European tourist John Froyer visited India during Shivaji's lifetime. He saw with his own eyes the Mughal armies destroying Shivaji's kingdom. He wrote a book called "New Account of East India Company and Persia" based on his experiences in India. At one place in this book, he has written- "The Mughal armies used to throw down everything that came in their way. Villages were being burnt. Maize crops standing in the fields were being dropped on the ground. Animals were being captured and taken to the Mughal kingdom and men and women living in Shivaji's kingdom were being forced into slaves."

Nicoloa Manucci, a resident of Venice city of Italy during the time of Aurangzeb, reached Delhi via Surat in AD 1650. He was well versed in Turkish and Persian languages. He stayed in India for a long time and participated in the war of succession on behalf of Aurangzeb's elder brother Dara Shikoh. When Dara, defeated by Aurangzeb, fled to Sindh, Nikolao Manuchi also accompanied him to Sindh. Manuchi came back from there to Kashmir via Delhi and from there went on a tour of Bihar and Bengal. For some time he also worked as a doctor in Delhi and Agra. He participated in the campaign conducted by Mirza Raja Jai ​​Singh against Chhatrapati Shivaji. He wrote a book called Storia de Mogor (Mogel India) in which an eye-catching history of Shivaji's time is also available.

In modern historians, Jadunath Sarkar has given a good description of the struggle and achievements of Shivaji. Many Marathi and English writers of modern times have also written about Shivaji's struggles and achievements in a neutral manner. Very long correspondence took place between Shivaji and the Mughals, from which the claims of victory and defeat could be successfully put to the test. Using these texts and letters, this book has been composed and an attempt has been made to pay a humble tribute to that wonderful, incomparable and great king of the seventeenth century.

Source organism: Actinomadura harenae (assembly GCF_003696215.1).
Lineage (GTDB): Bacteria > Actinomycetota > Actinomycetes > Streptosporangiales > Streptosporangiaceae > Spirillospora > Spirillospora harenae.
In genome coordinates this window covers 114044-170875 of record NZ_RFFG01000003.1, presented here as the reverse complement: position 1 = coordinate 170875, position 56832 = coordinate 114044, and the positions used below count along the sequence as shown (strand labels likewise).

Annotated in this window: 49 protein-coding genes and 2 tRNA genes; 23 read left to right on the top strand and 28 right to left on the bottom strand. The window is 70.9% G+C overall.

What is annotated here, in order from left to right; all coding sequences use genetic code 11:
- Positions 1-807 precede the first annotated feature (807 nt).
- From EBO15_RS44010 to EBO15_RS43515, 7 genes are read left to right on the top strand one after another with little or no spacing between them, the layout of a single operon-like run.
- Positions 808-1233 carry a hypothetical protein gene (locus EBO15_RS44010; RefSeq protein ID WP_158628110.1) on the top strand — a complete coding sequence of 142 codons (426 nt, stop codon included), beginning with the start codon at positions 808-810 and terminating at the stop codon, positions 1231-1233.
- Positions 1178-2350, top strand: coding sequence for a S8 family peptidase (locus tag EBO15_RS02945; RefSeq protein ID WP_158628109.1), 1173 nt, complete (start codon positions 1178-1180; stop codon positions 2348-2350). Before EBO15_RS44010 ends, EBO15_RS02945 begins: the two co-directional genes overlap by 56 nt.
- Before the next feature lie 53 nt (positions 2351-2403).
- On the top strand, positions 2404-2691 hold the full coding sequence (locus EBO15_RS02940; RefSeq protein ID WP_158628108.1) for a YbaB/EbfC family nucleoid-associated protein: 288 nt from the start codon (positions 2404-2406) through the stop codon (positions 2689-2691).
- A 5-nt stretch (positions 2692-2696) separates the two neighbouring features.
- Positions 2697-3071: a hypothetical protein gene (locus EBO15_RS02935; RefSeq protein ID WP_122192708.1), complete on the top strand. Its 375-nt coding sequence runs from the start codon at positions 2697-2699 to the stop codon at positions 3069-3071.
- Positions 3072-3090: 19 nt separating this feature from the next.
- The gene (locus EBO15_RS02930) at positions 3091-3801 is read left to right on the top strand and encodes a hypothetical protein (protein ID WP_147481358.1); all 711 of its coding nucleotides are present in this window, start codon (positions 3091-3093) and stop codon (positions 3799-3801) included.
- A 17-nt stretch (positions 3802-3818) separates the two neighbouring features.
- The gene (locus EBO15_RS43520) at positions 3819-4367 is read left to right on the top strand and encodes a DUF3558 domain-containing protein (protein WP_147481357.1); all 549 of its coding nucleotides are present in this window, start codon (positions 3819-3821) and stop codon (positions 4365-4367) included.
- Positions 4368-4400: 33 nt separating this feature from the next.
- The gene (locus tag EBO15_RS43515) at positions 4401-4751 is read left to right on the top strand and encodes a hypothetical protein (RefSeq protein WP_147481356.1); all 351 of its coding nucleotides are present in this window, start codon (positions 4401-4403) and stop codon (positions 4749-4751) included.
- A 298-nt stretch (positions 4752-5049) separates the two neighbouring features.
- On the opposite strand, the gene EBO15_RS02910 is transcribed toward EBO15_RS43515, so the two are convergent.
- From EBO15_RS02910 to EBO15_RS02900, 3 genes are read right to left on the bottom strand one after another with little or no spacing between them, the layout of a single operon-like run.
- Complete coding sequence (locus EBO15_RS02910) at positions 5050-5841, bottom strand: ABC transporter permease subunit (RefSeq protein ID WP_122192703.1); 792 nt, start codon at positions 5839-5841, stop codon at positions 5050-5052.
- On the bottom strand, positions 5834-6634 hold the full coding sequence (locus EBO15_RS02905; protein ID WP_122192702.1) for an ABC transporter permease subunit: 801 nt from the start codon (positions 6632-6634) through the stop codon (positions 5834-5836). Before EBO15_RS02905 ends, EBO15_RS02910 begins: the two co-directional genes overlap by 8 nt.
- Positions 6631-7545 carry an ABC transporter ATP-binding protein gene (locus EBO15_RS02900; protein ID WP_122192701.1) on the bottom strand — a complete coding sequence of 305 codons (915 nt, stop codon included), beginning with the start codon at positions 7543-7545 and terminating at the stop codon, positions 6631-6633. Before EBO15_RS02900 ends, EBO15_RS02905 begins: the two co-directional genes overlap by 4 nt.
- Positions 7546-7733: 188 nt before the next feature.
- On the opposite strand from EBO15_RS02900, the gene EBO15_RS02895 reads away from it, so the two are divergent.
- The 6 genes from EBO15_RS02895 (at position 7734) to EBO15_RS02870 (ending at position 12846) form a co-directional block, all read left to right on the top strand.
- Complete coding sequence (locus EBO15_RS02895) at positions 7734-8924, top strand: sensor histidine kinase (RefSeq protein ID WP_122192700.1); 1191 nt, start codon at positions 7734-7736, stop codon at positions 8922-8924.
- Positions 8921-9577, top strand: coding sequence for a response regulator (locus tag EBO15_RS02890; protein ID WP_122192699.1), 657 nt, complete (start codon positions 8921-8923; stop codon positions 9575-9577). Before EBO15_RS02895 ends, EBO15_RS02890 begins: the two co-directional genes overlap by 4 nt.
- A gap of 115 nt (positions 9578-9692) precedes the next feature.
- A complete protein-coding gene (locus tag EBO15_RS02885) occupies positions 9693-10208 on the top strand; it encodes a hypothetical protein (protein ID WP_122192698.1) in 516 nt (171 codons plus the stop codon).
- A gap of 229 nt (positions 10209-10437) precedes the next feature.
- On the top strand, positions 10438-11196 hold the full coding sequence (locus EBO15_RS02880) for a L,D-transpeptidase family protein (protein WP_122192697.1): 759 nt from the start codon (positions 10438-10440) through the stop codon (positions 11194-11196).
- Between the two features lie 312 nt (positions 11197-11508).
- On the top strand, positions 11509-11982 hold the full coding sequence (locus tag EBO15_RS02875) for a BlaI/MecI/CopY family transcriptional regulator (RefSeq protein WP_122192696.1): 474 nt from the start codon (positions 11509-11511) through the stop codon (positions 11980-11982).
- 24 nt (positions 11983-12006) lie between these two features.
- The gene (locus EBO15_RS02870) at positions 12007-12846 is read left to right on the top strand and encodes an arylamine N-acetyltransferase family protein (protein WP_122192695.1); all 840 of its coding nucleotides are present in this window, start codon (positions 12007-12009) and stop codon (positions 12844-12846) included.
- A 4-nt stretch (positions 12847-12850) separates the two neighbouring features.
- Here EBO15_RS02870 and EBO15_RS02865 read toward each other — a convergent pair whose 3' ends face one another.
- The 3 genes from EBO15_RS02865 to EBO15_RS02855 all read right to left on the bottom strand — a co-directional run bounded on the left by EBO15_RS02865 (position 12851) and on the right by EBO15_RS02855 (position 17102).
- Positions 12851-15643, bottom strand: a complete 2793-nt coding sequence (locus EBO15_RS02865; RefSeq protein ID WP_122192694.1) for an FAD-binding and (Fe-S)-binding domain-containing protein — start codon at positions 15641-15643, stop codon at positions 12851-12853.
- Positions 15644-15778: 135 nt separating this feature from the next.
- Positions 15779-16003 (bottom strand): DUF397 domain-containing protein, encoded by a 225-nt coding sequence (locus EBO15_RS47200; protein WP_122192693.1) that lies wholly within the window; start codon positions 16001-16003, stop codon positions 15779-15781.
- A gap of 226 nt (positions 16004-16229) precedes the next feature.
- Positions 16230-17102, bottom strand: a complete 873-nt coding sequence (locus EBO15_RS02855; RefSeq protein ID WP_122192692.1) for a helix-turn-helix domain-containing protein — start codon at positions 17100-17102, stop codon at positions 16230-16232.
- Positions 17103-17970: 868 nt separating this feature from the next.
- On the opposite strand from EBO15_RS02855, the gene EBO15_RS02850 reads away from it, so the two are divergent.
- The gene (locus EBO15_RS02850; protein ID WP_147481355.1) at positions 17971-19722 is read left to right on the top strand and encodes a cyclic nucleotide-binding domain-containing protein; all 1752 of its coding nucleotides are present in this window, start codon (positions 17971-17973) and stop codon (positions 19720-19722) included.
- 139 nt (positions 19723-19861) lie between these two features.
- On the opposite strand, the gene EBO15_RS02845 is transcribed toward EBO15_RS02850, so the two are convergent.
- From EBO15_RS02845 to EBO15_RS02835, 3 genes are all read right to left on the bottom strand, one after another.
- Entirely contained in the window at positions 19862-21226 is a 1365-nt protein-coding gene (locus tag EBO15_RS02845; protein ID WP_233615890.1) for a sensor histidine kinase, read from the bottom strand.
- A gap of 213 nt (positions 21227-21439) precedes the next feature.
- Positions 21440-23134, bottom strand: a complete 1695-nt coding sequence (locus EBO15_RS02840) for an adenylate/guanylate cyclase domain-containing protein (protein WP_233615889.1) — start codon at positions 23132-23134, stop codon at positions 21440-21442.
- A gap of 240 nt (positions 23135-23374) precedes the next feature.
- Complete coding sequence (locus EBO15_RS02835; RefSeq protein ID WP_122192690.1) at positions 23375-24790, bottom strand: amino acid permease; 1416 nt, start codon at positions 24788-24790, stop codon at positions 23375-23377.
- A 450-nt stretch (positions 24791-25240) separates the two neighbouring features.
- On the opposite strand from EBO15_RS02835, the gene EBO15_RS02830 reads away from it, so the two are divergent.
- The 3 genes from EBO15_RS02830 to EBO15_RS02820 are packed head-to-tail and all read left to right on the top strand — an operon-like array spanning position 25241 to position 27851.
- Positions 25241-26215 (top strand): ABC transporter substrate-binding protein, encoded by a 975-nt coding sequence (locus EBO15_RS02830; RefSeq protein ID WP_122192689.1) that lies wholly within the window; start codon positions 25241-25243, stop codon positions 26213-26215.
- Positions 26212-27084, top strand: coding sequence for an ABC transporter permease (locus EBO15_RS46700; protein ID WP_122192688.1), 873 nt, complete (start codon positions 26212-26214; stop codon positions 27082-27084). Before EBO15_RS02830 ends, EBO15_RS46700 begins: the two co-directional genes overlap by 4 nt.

While writing this book, I had the opportunity to read the biography of Shivaji's father Shahaji. I am sad to see that the historians have done a lot of injustice to this brave warrior of India due to which Shahji's image has become negative in the school and university courses. He is described as a simple and small general, who sacked Shivaji and his mother Jijabai and served the Muslim emperors. Whereas Shahaji was counted among the famous warriors of India in his time. In this book, an attempt has been made to bring out the truth by finding out the historical facts in relation to that unequaled warrior.

I was a child of about seven years when my father Shri Giriraj Prasad Gupta told me some verses written by Kavi Bhushan. In these verses, a wonderful description of the valor of Chhatrapati Shivaji has been given. The indelible impression of Shivaji's valor was imprinted on my child's mind. During my school days, I also got the privilege of reading Acharya Chatursen's novel Rocks. This instilled in me a sense of reverence and reverence for Shivaji. About a decade ago, I also had the privilege of reading Shivaji Sawant's novel 'Chhava', which describes the struggle of the Marathas in a luscious manner. When the owner of the Rajasthani Library, Mr. Rajendra Singhvi, suggested me to write a short book on Chhatrapati Shivaji, it is very difficult for me to estimate my enthusiasm and joy. Hope this book will be liked by the readers of history.

-Doctor. Mohanlal Gupta